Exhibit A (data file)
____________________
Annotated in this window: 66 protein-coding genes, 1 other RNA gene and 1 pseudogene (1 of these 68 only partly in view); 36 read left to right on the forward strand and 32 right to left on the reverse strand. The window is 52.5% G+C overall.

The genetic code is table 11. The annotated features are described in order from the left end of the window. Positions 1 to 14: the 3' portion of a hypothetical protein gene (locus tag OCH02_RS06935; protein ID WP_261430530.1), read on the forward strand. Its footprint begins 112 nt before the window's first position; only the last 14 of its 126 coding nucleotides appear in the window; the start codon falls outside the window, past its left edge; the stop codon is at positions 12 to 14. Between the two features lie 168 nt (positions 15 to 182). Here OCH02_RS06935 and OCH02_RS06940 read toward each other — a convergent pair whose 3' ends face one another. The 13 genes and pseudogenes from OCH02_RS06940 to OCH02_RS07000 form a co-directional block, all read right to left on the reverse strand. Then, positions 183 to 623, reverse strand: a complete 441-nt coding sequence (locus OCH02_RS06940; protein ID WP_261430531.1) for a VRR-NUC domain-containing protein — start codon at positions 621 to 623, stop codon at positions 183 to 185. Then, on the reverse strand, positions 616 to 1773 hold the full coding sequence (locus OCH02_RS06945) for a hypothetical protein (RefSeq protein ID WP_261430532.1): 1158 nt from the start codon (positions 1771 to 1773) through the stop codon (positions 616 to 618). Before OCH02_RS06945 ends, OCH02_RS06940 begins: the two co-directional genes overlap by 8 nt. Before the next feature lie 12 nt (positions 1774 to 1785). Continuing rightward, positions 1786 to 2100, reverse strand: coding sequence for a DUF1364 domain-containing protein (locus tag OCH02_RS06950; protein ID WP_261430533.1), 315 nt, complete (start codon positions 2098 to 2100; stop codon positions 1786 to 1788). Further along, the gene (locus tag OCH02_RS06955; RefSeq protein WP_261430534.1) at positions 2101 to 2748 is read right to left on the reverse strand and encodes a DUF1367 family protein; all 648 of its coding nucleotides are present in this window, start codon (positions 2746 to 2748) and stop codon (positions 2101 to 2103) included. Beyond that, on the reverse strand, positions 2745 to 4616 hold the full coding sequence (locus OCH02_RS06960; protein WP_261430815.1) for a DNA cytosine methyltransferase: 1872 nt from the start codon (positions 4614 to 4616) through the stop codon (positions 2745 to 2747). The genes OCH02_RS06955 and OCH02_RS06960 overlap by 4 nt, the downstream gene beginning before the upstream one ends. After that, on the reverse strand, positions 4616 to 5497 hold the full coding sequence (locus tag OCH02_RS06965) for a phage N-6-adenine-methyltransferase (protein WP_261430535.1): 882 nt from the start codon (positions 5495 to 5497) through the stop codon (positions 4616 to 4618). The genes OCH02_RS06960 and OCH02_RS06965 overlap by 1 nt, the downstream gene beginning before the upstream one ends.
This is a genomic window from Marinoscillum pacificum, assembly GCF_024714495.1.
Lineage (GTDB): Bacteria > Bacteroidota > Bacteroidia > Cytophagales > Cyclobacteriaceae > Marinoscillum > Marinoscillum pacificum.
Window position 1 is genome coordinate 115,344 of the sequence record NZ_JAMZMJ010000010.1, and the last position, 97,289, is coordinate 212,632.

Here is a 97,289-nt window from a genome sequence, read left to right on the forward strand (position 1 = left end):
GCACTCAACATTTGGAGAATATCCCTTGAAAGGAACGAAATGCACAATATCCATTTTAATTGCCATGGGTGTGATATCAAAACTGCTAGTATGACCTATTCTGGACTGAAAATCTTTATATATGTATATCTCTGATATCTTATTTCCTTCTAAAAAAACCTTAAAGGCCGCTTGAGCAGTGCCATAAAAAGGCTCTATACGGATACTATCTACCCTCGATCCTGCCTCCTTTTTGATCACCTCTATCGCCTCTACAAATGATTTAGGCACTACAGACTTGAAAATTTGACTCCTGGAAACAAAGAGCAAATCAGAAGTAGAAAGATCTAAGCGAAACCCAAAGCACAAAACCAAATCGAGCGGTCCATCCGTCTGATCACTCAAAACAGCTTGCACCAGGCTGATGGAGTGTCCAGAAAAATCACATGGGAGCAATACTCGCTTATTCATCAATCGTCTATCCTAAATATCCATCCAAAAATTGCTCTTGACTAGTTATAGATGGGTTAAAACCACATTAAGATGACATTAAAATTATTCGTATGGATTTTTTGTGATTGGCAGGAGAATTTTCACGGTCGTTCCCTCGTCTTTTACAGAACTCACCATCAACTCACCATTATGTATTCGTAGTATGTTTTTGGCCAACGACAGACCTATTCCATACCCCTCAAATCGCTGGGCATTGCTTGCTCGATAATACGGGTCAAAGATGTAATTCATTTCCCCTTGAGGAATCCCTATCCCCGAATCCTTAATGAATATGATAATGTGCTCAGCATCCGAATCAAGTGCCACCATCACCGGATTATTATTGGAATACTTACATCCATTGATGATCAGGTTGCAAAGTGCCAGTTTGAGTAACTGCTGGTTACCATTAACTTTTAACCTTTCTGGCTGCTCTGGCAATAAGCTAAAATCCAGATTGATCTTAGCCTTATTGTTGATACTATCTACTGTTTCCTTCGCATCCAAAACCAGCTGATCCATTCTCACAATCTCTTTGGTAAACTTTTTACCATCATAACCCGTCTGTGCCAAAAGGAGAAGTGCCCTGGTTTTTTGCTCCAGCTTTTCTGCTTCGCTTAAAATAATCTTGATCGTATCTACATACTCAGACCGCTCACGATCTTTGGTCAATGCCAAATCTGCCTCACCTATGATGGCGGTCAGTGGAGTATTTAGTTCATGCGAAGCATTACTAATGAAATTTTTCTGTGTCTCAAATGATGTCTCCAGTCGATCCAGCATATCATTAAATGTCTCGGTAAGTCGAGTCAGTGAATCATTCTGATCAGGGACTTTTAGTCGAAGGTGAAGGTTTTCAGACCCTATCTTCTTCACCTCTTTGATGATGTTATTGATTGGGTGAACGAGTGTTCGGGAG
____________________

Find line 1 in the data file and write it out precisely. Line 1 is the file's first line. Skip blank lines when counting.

Annotated in this window: 66 protein-coding genes, 1 other RNA gene and 1 pseudogene (1 of these 68 only partly in view); 36 read left to right on the forward strand and 32 right to left on the reverse strand. The window is 52.5% G+C overall.